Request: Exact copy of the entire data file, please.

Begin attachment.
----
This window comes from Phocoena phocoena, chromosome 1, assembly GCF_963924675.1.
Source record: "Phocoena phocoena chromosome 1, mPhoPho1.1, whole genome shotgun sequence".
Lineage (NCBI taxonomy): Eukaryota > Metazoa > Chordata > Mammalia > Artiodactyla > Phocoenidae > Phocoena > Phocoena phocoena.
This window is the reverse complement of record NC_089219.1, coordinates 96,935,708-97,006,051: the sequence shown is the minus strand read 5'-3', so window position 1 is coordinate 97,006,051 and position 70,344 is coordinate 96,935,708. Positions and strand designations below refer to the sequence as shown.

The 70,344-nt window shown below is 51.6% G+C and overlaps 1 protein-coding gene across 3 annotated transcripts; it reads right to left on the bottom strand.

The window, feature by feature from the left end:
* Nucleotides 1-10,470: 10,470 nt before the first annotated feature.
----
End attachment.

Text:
This window comes from Phocoena phocoena, chromosome 1, assembly GCF_963924675.1.
Source record: "Phocoena phocoena chromosome 1, mPhoPho1.1, whole genome shotgun sequence".
Lineage (NCBI taxonomy): Eukaryota > Metazoa > Chordata > Mammalia > Artiodactyla > Phocoenidae > Phocoena > Phocoena phocoena.
This window is the reverse complement of record NC_089219.1, coordinates 96,935,708-97,006,051: the sequence shown is the minus strand read 5'-3', so window position 1 is coordinate 97,006,051 and position 70,344 is coordinate 96,935,708. Positions and strand designations below refer to the sequence as shown.

The 70,344-nt window shown below is 51.6% G+C and overlaps 1 protein-coding gene across 3 annotated transcripts; it reads right to left on the bottom strand.

The window, feature by feature from the left end:
* Nucleotides 1-10,470: 10,470 nt before the first annotated feature.